Social Security Income Measurement in Two Surveys

By Iams, Howard M.; Purcell, Patrick J. | Social Security Bulletin, July 1, 2013 | Go to article overview

Social Security Income Measurement in Two Surveys


Iams, Howard M., Purcell, Patrick J., Social Security Bulletin


As a major source of income for retired persons in the United States, Social Security benefits directly influence economic well-being. That fact underscores the importance of measuring Social Security income accurately in household surveys. Using Social Security Administration (SSA) records, we examine Social Security income as reported in two Census Bureau surveys, the Survey of Income and Program Participation (SIPP) and the Current Population Survey (CPS). Although SSA usually deducts Medicare premiums from benefit payments, both the CPS and the SIPP aim to collect and record gross Social Security benefit amounts (before Medicare premium deductions). We find that the Social Security benefit recorded in the CPS closely approximates the gross benefit recorded for CPS respondents in SSA's records, but the Social Security benefit recorded in the SIPP more closely approximates SSA's record of net benefit payments (after deducting Medicare premiums).

Selected Abbreviations

CPS Current Population Survey

MBR Master Beneficiary Record

PHUS Payment History Update System

SIPP Survey of Income and Program Participation

SSA Social Security Administration

Introduction

Social Security benefits are a major source of retire- ment income in the United States, and they directly influence the economic well-being and poverty status of many beneficiaries. Social Security retired-worker benefits replace a portion of preretirement income. That portion is greater for low lifetime earners than for higher earners; consequently Social Security ben- efits account for a greater share of retirement income for lower-income beneficiaries (SSA 2012; Butrica and others 2012). Because Social Security income influences economic well-being, it is important that household surveys measure it accurately.

The payment of Medicare premiums complicates the survey measurement of Social Security income. Most beneficiaries elect to have the Social Security Administration (SSA) deduct those premiums from their monthly Social Security benefit, so that the amount they receive reflects a net monthly benefit that is lower than their gross benefit.1 For all Social Security beneficiaries, income tax liability, poverty status, and eligibility for means-tested federal benefit programs-such as Supplemental Security Income and the Supplemental Nutrition Assistance Program- are determined using the gross benefit before any deductions. However, because the actual cash income that most beneficiaries receive is net of Medicare deductions, they may report the net amount in house- hold surveys as their monthly Social Security income. Analysts who use household surveys to measure income need to know whether the Social Security income recorded on these surveys reflects the gross amount or the benefit net of Medicare premiums.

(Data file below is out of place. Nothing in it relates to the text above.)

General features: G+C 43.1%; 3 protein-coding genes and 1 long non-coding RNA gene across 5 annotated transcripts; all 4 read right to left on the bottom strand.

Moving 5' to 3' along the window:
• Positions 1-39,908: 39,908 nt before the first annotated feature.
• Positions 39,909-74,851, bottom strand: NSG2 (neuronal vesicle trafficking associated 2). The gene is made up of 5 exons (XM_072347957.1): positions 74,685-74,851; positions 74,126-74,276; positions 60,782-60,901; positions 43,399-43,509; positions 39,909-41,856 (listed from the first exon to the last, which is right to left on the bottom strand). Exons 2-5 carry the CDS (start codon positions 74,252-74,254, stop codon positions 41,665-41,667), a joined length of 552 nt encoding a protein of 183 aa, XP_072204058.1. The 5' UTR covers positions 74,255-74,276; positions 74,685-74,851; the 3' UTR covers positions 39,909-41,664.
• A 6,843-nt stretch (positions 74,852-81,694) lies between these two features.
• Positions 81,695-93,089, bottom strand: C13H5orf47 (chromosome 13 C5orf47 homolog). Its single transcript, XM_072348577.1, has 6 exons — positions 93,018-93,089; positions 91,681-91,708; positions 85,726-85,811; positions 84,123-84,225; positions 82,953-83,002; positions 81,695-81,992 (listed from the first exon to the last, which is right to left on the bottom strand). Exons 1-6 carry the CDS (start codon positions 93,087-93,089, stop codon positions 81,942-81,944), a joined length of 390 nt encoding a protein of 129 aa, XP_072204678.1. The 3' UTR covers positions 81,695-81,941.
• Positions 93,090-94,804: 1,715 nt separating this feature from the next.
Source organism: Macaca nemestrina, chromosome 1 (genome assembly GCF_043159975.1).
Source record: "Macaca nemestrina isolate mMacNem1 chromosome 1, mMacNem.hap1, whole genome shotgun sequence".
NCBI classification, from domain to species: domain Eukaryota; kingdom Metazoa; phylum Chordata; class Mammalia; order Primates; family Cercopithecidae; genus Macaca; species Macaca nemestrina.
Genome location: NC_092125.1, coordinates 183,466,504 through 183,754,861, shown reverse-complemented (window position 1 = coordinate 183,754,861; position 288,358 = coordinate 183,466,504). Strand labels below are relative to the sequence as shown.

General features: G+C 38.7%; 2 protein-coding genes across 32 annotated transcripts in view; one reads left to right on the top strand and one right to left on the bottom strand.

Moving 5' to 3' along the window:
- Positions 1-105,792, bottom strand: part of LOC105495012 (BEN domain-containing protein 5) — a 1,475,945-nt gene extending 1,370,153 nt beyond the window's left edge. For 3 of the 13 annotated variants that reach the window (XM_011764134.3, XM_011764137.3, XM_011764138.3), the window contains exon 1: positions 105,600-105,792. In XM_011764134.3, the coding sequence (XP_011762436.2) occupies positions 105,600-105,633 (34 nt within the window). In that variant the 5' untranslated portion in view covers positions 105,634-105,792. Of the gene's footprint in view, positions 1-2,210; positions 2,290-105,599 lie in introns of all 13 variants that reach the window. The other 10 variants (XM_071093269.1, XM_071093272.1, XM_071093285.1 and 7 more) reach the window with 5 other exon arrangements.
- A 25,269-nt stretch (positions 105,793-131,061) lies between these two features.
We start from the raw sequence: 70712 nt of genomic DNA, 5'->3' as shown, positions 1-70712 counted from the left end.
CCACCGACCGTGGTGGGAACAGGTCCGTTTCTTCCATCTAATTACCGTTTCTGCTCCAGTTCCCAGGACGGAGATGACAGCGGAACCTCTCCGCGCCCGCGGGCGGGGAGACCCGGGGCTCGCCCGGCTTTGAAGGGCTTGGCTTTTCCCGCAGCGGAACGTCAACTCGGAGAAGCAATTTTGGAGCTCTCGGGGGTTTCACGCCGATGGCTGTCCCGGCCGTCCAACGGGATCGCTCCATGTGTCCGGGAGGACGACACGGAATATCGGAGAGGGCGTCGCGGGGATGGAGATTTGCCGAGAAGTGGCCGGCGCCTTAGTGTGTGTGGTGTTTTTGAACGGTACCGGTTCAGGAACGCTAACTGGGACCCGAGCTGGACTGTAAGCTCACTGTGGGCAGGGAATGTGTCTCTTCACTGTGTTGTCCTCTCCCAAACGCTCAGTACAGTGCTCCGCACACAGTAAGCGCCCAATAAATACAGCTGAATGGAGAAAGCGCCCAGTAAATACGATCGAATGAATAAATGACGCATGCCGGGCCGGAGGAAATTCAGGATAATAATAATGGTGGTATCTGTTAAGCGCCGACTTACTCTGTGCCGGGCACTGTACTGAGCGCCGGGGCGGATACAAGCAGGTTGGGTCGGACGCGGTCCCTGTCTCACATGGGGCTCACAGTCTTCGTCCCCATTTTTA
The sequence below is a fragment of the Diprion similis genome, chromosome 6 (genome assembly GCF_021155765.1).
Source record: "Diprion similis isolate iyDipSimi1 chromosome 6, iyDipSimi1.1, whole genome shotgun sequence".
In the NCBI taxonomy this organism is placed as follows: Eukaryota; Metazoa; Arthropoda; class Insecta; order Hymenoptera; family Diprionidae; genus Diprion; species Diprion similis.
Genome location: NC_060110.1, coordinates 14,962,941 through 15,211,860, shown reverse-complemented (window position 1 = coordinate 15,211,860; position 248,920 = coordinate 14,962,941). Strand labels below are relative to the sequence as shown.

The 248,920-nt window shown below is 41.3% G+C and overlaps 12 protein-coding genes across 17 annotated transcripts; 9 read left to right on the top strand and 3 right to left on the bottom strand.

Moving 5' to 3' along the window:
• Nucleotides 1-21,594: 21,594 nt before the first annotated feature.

This article assesses the accuracy of Social Secu- rity income as it is recorded in the Census Bureau's Survey of Income and Program Participation (SIPP) and Current Population Survey (CPS). A major goal of the SIPP is to measure income amounts by source to allow analysts to estimate how many individuals and families are eligible for government income-security programs. A major goal of the CPS is to measure total individual and family income and the percentage of the population with income below the poverty thresh- old. Accurately measuring Social Security income is essential to achieving those goals.

The SIPP and the CPS ask similar questions about Social Security income, but the two surveys" reference periods differ. The SIPP, as a longitudinal survey, groups its respondents in 4-year panels, in which participants are interviewed every 4 months.2 The SIPP asks respondents whether they received any Social Security benefits during the 4 months prior to the month of the interview and, if so, they are asked to report the monthly amount of Social Security income they received. Those respondents are then told that "some people have what is called a 'Medicare Part B' premium taken out of their Social Security benefit before it reaches them," and are asked if they had the Part ? …

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